John Bercow faces a cross-party attempt to oust him as Commons Speaker when the House sits for the first time since the General Election.
MPs unhappy with Mr Bercow's speakership are confident that they can force a vote on his future, in what would be an embarrassment for him less than a year since his election.
Speakers are usually re-appointed on the nod, without a formal Commons division, at the start of each parliament.
But Mr Bercow has attracted open criticism of his approach and his opponents are ready to shout "No" when the question that he resumes the chair is put this afternoon.
Only one MP is needed to oppose the motion in order to force a full vote.
Nadine Dorries, who is leading efforts to get rid of Mr Bercow, said: "It is going to happen, there will be enough." She claims that Labour MP Kate Hoey is rallying opposition to the Speaker on the Labour benches.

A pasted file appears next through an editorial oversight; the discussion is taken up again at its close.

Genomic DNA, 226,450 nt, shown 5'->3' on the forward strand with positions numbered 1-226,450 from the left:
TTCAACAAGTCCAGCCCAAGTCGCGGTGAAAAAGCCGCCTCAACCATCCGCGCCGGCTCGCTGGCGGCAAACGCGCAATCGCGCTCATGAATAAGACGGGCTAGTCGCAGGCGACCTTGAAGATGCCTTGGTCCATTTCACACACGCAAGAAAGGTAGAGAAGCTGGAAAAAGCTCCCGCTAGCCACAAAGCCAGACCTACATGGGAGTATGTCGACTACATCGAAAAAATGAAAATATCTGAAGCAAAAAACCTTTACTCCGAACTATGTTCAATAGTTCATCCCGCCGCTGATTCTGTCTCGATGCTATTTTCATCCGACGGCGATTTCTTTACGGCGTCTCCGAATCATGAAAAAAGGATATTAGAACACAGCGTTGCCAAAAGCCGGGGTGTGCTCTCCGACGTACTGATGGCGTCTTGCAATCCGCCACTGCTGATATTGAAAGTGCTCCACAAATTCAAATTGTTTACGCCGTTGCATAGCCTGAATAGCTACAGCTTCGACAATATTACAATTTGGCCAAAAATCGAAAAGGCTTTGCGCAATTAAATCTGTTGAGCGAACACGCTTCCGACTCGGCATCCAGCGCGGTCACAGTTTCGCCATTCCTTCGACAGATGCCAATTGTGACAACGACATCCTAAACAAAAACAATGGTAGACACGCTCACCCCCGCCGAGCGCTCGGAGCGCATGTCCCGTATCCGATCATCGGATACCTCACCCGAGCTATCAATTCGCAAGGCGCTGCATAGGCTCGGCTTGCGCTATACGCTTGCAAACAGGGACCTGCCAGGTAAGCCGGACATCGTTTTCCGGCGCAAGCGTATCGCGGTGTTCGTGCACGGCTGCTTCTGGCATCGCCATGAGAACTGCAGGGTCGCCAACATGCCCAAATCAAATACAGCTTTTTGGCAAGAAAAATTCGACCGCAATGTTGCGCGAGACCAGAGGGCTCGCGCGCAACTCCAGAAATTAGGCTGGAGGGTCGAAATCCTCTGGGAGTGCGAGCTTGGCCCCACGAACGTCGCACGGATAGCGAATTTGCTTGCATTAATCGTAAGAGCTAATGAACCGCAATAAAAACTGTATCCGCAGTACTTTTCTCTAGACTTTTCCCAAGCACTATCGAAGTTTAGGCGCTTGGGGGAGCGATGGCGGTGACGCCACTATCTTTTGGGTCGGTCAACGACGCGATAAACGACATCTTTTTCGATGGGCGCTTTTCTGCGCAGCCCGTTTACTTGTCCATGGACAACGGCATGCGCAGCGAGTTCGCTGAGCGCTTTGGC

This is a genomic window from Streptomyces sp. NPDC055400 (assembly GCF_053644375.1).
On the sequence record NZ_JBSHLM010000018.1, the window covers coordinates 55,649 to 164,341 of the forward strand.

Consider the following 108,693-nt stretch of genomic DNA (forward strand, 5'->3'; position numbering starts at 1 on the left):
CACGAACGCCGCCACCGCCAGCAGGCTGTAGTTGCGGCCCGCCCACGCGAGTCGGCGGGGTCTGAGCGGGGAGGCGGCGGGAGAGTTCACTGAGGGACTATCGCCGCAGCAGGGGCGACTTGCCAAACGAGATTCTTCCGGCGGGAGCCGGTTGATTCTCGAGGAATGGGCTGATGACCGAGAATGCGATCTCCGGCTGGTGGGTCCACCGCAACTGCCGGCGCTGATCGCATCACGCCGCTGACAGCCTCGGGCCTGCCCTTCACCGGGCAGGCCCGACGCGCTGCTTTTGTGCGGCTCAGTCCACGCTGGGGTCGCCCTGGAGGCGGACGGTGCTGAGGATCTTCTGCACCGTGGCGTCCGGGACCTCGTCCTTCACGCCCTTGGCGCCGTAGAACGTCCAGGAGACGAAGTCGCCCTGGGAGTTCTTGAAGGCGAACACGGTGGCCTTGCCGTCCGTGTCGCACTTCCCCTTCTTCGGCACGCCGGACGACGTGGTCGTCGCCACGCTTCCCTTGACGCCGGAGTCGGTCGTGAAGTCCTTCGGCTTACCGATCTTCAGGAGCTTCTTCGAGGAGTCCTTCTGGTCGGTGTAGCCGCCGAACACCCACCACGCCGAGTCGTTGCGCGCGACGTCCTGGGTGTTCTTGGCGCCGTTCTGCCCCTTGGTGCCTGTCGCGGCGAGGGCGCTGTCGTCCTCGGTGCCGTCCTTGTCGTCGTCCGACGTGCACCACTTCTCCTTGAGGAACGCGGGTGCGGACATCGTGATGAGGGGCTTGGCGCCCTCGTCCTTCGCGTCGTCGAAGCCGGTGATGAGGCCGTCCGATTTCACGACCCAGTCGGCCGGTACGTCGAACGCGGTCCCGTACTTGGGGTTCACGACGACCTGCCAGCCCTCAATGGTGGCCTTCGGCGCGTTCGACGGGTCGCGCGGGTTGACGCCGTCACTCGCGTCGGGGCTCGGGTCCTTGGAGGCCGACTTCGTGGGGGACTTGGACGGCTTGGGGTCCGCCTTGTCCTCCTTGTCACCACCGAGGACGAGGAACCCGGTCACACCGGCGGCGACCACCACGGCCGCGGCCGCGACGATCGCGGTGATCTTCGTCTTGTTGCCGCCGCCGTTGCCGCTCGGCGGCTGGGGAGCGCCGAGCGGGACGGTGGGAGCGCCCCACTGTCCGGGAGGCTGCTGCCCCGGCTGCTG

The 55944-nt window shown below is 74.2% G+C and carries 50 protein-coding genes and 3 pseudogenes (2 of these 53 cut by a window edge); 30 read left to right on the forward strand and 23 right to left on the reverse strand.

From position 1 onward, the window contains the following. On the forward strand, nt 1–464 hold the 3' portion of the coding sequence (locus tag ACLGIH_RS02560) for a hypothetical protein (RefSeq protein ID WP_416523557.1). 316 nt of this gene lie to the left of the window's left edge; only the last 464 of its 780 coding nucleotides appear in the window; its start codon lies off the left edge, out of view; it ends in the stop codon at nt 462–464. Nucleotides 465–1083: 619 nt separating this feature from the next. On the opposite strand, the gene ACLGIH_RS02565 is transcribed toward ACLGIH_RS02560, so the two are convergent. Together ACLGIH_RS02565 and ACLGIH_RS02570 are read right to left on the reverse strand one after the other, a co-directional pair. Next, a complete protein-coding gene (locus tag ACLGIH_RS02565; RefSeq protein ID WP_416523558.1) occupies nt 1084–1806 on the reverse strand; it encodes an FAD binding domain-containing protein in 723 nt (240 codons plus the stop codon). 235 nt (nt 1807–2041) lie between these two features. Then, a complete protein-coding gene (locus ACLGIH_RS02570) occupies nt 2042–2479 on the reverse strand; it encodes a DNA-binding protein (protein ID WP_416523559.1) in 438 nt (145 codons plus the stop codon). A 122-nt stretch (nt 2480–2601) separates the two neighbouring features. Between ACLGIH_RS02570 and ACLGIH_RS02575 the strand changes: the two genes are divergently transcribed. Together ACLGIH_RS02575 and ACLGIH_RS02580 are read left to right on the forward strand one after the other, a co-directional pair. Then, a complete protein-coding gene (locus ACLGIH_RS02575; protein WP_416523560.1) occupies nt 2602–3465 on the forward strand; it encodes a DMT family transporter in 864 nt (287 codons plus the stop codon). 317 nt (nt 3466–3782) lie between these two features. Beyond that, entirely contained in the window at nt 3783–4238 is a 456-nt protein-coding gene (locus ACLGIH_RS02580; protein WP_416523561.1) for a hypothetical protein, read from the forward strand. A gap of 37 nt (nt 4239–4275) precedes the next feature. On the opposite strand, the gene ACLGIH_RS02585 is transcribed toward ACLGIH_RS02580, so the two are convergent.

Ms Hoey, who was in Northern Ireland on Monday night, said she would try to force a division if she was back in Westminster in time. "If there is an opportunity to say 'no' I think the new parliament should have an opportunity to elect a new Speaker," she said.
However, even if there is a division, it is far from clear that Mr Bercow could lose the subsequent vote, although the plotters against him expect a large number of abstentions. Should he lose, there will be a secret ballot of MPs on Wednesday to elect a new Speaker.